• http://www.facebook.com/JohnShoreFans John Shore via Facebook

    Diana Avery, as ever, for the score.

  • Linda

    OK, I am just wondering. Is there really a case for believing in a litteral, real time “rapture”? I used to beleive all that crap too. but since I no longer feel the need to be saved or anything else I wonder why we even celebrate Advent or Christmas. Now this is an honest question. I am trying to figure all this out. Why none of it makes any sense to me at all any more. So anyone have any ideas? Don’t mean to sound cynicale or aded but I guess I am.

    • Donald Rappe

      There’s short summary of the “rapture” in Wikipedia, The doctrine appears to have originated in the U, S. after the time of the American revolution. The doctrine as understood by American fundamentalists is not accepted by Roman Catholic, Eastern Orthodox, Lutheran or Anglican Catholic branches of Christian faith. That’s most of us now and all of us for the first 1700 years. I feel the idea of us being snatched up in the air and meeting Christ as he returns is a poetic sort of understanding of the Great Day of the Lord. I personally understand this Day not to be a day in history, but the Day that stands at the end of history and functions as it’s goal and gives it meaning.

      It is not an accident that the penitential advent season, the 10 days of Christ Mass, all somewhat lower level holydays, culminating in the great feast of The Epiphany of our Lord (El Dia de los Reyes or Kings Day), cover the time period of the winter solstice. As the darkness of each day increases we repent. but as the sun begins to come back, we rejoice ourselves. These are holy days in all the Northern hemisphere religions.

      In my country, the U.S., the holy days are overshadowed by the commercial season, as retail businesses try to close there books on the year in the black. Who says we can’t serve God and Mammon?

      I

  • DR

    Love this so much.

  • http://parentingatrans.blogspot.com Gretchen

    I borrowed a book called “In God’s Time” from a Lutheran minister. It’s so in-depth that I bought one for myself. It’s an apologetic of sorts to the whole “Left Behind” saga. Good read. I have a whole new viewpoint on the end times in general.

    I’m glad that I live in the now and am able to stand up for what I believe in, which is what it means to walk like Jesus, and not talk about him coming. It’s made a lot of issues in my life easier for myself, my family, and our goals that (I hope) impact God’s Kingdom.

    • http://www.sparrowmilk.blogspot.com Shadsie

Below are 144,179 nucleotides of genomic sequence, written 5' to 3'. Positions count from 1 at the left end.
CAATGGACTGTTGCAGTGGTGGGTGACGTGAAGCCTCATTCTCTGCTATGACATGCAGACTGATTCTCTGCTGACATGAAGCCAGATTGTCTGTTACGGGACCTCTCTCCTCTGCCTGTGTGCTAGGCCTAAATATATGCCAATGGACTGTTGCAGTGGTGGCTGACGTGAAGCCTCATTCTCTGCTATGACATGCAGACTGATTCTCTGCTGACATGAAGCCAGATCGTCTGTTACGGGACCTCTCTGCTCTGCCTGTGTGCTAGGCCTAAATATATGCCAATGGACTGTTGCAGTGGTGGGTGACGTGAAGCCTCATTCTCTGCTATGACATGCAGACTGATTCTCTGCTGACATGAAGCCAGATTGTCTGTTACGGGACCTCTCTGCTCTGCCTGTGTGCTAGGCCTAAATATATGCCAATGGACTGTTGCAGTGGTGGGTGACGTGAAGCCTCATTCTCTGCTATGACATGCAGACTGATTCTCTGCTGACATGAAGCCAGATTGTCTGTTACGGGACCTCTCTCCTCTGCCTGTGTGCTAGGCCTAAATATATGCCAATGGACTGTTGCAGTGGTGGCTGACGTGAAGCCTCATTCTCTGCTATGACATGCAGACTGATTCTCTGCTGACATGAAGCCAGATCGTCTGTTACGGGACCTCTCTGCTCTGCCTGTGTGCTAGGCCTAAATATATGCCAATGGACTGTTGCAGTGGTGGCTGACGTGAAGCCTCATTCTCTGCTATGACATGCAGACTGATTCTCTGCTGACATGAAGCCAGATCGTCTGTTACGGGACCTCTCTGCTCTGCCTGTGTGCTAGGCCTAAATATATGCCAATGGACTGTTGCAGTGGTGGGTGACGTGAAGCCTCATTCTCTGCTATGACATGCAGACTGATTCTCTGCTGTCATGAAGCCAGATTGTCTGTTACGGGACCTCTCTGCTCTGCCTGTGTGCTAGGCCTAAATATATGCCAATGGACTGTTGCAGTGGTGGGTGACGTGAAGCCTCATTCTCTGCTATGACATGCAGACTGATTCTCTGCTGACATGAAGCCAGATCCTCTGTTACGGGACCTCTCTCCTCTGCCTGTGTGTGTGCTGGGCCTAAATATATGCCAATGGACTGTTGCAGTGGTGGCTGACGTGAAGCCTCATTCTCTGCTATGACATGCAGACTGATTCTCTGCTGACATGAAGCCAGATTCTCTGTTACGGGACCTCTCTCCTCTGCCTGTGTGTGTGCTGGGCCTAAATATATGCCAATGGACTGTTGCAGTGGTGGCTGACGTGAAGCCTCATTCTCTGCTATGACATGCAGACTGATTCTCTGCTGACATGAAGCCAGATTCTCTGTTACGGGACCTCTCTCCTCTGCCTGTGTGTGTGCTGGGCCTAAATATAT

I haven’t head of “In God’s Time,” but I have read about half of the “Left Behind” saga. The only thing I don’t regret about the time wasted reading those books is the fact that I can now go to Slacktivist and know what’s being dissected and made fun of.

  • Donald Rappe via Facebook

    Oh! Those crazy Lutherans.

    • Donald Rappe

      I MEANT THIS COMMENT to be with regard to the hymn “Wacht auf” etc. I can’t make sense of it. I can’t delete it.

  • Gary

    Pastor Bob,

    I want to say thank you for sharing your ministry online the way you do. I left the structure of organized churchianity this past summer after faithfully participating for nearly 48 years. In fact I have been an adult teacher of the bible for more than 25 years and even served as an Interim Pastor for a couple of years. But in the past 10 years or so it has been an increasing struggle to deal with what the modern Christian church has become. I feel very strongly that it no longer (at least in large part) resembles the church Christ established. I am sure the fact that nearly all of my church experience has been in very “fundamental bible believing” churches has jaded my view. Still…I find myself truly loving my Christian walk for the first time in a very long time. The wonder of my relationship with Christ is beautiful once again. I may one day return to some type of organized fellowship and I may not. But either way I will always be a follower of Christ.

    Sorry to ramble on like I have but I wanted you to understand just a bit of why your sermons on Sunday mornings (or even…gasp…Mondays…grin) have come to mean so much to me.

    Take Care and may God Bless you and yours this holiday season,

    Gary

    • Pastor Bob

      I am humbled Gary. God bless you on the journey.

  • Christy

    Smiling….thank you.

  • That Guy

    Wow. The way you word things.

    You are so good at bringing light to the scripture and to the lives of individuals, myself included.

    I can’t tell you how many times you’ve said something that just struck my soul. When I read your sermons I often cry, but in a good way, the kind of way that offers healing.

    You have given me a lot of hope and bring me to greater faith in God.

    In my life it’s honestly really hard to have trust in God’s promises. I’ve seen a lot and went through a lot and I am still going through a lot and often I end up wondering if it can ever really be fixed.

    But your sermons give me hope that it can be fixed, that God can make everything new again. Thank you so much for that.